What Aadhaar collects: Fears of a surveillance state are overblown

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Claims, insinuations and even jokes have done the rounds on print and social media about how the Aadhaar system could lead to a surveillance state. There are worries that unsuspecting Aadhaar carrying residents will be closely tracked by the government while they authenticate themselves as they pay for their pizza or buy rice at a ration shop.

We need to understand what data Aadhaar collects and more importantly what it doesn’t, to determine whether the above dystopian scenarios are likely or even possible.

Aadhaar does only two things. First, enrolment, wherein an applicant is processed and issued an Aadhaar number. Second, online authentication where the Aadhaar holder is accurately verified during a transaction such as buying rations.

Back in December 2009, a government appointed committee with representatives from several ministries, regulators and NGOs met to determine which demographic fields should be collected to issue an Aadhaar. After lengthy deliberations, the committee came up with a simple rule – UIDAI should only collect the minimal amount of information in order to protect the privacy of the people. The four mandatory fields were, ‘Name’, ‘Address’, ‘Gender’ and ‘Date-of-birth’. ‘Email’ and ‘mobile number’ were left optional.

Similarly, a government appointed biometric committee decided that ten fingerprints, two irises, and a photo of the face were needed to accurately de-duplicate the entire population and issue a unique ID, thus ensuring that a resident does not get multiple Aadhaar IDs. This was the bane of earlier systems, where programme-based ID cards which lacked uniqueness (one person, one ID) resulted in duplicates and ghost IDs, leading to resource capture, leakage and other fraudulent transactions.

Based on the above demographic and biometric data that is collected, the enrolment system issues an Aadhaar number after a de-duplication process to ensure that the resident is unique and does not already possess an Aadhaar number.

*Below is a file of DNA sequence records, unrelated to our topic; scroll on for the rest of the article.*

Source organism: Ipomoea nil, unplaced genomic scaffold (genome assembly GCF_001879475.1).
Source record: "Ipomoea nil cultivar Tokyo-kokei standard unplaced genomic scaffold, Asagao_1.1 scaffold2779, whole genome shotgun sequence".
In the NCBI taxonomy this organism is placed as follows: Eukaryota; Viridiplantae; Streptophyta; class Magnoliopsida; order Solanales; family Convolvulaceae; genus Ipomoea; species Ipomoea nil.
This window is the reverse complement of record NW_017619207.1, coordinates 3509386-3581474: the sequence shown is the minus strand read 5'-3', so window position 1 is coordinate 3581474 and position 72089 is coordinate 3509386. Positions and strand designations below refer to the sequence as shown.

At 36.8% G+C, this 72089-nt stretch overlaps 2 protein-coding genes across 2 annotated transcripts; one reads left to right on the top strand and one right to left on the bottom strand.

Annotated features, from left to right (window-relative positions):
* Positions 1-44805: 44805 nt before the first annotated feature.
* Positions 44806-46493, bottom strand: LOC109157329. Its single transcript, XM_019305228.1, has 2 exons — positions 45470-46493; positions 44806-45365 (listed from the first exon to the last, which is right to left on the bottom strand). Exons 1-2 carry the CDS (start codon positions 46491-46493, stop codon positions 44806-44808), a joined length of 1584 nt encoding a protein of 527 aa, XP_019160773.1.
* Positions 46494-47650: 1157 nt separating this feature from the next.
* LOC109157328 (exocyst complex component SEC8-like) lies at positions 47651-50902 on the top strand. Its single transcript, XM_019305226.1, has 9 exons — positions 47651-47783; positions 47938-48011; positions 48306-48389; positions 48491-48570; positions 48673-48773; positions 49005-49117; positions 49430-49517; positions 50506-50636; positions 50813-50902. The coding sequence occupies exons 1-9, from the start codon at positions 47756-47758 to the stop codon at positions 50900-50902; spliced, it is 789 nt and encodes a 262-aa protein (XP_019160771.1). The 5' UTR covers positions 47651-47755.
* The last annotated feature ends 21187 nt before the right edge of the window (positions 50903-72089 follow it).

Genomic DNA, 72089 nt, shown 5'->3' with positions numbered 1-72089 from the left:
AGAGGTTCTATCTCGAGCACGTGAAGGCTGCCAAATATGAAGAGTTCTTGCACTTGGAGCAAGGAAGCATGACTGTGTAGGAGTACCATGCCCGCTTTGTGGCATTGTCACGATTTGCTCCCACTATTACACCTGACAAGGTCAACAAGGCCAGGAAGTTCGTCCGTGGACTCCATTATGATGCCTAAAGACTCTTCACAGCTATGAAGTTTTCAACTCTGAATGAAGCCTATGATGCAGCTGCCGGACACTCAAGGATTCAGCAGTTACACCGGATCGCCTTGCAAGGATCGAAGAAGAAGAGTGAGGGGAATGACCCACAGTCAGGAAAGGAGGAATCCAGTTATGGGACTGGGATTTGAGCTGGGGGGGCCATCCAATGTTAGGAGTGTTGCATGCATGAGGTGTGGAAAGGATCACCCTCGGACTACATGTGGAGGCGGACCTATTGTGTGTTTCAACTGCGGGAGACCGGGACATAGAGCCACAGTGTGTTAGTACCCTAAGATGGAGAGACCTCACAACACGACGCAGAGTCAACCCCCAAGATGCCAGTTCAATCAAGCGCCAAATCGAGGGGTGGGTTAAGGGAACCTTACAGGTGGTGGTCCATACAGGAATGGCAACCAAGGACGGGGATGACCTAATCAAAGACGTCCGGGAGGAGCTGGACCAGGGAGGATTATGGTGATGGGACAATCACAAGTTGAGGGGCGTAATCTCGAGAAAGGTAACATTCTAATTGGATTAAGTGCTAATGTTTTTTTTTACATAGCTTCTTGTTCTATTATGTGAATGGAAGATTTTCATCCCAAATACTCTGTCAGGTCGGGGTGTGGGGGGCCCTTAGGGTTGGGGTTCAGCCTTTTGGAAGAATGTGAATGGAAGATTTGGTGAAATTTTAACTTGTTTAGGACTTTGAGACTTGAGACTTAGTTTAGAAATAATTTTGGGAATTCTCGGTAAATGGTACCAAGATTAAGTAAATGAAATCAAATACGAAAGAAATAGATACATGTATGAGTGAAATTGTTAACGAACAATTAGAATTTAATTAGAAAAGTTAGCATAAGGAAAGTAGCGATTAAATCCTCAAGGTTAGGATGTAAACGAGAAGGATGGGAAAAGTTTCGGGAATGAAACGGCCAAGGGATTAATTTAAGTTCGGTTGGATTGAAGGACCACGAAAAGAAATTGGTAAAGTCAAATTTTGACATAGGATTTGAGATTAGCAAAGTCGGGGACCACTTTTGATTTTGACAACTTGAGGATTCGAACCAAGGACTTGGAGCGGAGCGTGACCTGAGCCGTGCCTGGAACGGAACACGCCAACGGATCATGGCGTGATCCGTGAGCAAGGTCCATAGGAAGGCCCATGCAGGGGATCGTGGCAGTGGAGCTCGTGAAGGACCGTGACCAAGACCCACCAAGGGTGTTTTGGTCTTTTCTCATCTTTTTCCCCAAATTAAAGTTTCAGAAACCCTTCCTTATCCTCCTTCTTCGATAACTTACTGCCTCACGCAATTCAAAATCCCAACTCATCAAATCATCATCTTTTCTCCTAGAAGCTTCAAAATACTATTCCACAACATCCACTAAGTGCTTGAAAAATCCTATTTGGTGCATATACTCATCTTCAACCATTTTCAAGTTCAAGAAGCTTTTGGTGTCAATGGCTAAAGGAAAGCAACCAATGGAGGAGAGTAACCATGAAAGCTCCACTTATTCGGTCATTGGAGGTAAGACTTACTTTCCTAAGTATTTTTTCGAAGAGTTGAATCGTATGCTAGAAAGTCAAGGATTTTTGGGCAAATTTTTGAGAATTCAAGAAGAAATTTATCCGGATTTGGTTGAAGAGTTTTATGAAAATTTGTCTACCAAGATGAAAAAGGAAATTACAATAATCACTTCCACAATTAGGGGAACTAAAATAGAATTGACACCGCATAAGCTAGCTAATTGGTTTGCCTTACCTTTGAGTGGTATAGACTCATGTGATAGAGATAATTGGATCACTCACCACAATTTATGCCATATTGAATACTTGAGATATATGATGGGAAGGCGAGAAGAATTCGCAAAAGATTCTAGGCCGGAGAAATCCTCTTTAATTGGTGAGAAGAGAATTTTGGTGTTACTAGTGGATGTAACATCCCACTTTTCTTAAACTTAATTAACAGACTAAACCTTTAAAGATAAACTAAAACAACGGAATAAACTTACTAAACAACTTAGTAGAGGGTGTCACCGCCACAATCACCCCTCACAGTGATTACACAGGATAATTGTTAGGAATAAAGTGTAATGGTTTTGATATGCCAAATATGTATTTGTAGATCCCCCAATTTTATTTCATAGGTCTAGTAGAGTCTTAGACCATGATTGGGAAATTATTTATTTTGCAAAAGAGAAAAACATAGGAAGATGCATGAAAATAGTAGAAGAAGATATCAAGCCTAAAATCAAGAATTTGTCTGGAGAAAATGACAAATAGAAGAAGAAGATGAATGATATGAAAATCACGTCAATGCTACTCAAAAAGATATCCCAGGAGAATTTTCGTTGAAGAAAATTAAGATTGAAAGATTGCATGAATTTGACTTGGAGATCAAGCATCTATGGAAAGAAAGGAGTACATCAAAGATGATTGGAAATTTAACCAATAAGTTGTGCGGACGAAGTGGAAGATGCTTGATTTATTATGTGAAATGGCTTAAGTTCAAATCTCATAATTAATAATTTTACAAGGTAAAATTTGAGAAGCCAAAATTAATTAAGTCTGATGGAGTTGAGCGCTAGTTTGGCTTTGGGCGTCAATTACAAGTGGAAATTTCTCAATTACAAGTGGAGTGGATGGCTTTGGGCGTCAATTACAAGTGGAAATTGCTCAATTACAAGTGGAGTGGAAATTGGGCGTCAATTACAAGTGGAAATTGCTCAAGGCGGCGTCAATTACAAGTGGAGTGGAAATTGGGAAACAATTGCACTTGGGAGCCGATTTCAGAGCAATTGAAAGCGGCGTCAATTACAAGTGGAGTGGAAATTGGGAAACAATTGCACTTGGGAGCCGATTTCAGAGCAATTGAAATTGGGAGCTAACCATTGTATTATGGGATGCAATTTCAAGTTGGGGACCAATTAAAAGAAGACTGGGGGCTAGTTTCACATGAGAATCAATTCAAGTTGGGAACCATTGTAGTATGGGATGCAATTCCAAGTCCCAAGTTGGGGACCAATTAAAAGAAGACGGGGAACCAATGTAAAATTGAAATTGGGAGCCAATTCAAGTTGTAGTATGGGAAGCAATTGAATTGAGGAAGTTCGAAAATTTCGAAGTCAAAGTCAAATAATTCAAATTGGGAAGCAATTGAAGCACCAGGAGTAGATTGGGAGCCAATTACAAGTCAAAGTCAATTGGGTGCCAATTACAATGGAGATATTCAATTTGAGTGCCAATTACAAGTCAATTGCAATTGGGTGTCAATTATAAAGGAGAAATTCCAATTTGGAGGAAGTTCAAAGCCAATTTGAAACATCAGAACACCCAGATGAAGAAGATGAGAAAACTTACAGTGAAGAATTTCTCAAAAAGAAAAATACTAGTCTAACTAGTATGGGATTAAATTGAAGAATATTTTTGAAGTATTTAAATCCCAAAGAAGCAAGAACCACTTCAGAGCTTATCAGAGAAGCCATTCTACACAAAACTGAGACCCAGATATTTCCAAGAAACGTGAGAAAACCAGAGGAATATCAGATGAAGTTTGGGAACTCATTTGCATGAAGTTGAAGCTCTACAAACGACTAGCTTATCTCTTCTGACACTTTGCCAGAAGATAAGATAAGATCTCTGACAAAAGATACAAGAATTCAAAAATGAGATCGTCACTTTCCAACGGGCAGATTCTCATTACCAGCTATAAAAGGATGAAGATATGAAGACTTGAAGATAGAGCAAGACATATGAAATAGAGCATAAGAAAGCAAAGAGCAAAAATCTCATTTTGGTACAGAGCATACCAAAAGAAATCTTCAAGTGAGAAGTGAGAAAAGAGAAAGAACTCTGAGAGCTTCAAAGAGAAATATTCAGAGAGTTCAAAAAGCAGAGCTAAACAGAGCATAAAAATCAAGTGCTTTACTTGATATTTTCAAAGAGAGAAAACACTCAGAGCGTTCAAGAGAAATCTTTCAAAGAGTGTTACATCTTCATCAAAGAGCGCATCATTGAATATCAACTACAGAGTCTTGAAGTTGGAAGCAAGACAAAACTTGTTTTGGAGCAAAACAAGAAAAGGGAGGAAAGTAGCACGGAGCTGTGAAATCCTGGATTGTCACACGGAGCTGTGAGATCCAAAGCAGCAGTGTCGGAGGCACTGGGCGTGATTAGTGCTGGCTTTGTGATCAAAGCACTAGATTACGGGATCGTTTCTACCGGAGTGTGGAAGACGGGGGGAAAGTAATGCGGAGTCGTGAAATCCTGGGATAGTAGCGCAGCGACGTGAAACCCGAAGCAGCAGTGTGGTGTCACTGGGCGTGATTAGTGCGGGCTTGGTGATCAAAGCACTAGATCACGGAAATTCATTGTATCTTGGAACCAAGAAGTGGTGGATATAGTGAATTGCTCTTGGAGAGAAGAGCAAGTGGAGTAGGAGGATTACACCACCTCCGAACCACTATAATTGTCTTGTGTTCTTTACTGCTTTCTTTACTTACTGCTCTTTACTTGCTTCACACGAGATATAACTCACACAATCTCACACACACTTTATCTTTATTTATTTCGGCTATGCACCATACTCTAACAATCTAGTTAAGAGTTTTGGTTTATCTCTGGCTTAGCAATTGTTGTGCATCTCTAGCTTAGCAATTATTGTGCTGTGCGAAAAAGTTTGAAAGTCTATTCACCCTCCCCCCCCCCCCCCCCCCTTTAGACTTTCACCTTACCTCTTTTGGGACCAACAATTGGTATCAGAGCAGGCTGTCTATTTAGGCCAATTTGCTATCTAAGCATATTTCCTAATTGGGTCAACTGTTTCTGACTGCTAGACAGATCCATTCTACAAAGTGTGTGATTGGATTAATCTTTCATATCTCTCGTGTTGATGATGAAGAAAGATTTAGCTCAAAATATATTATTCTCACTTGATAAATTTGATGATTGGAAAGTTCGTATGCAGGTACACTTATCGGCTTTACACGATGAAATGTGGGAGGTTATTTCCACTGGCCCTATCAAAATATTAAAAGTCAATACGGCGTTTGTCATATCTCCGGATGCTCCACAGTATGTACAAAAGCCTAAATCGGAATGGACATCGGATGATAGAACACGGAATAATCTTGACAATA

Once the resident is enrolled in the Aadhaar system, she can now authenticate herself at various points to prove her identity. Just as one would enter a user-ID and password to login to one’s email account, the Aadhaar holder can now authenticate herself by entering her Aadhaar-number (user-ID) and one of the demographic/ biometric details (password). This online verification proves to be very useful in a host of services, be it government service delivery, banking/ payments or even renting a bicycle.

Now let’s look at Aadhaar authentication.

During authentication, the user enters the Aadhaar number and one or more of the biometric (fingerprint/ iris) or demographic (name/ address/ gender/ date of birth) fields and Aadhaar returns a Yes/ No response. It does not return other details about the person, hence protecting the privacy of the individual.

The Aadhaar system does not collect the specific purpose of your authentication, or the location of your transaction so there is no way the system can construct where you were and what you were doing. As can be seen in Section 3.3 of the ‘Aadhaar Authentication API Specification’, there is no input field in the data format that collects the location or type of transaction being carried out (example, paying for your pizza or buying rice at a ration shop).

Delving deeper into privacy and accountability, let’s look at the audit trail feature Aadhaar provides so that you can view your Aadhaar transactions and ensure that they were all bonafide – just as you reconcile your bank statements. It can be argued that if the history of Aadhaar transactions contained details such as what(specific transaction type), where (location information) and by whom(authenticating entity), the user would be empowered with context against potential frauds by more accountability in the system. In fact, an earlier version of the Authentication API spec did collect the location information for this very reason. On the contrary, it can also be argued that collecting the where and whatand who would compromise the Aadhaar holder’s privacy.

The point i’m making is that a line has to be drawn somewhere between privacy and accountability and you can’t have both independent of each other. A measured, balanced approach between the two is in the interest of citizens and this, i believe, is what Aadhaar offers.

An average smartphone user can be tracked by the telecom provider who can triangulate the user’s location through telecom base stations. Apps from Google, Facebook, Apple and thousands of other companies are also able to track smartphone user location using GPS sensors. Surveys show that over 75% of smartphone users enable location services. This is the reality of the digital world we live in. In contrast, the Aadhaar authentication system is designed to protect people’s privacy by not collecting such information.

India is coming to terms with privacy in this increasingly digital world for the first time. The debate around Aadhaar privacy is a precursor to the larger privacy debate. It is a good thing that people are becoming aware of the issues around privacy.

Aadhaar brings tremendous benefits to our country, be it in plugging the leaky pipes of the government’s benefits delivery, or convenient pension payments. The passing of a robust privacy bill and Aadhaar compliance to it would hopefully help alleviate concerns as we strive to build systems of better service delivery in a data rich and digital India.




Source by:- timesofindia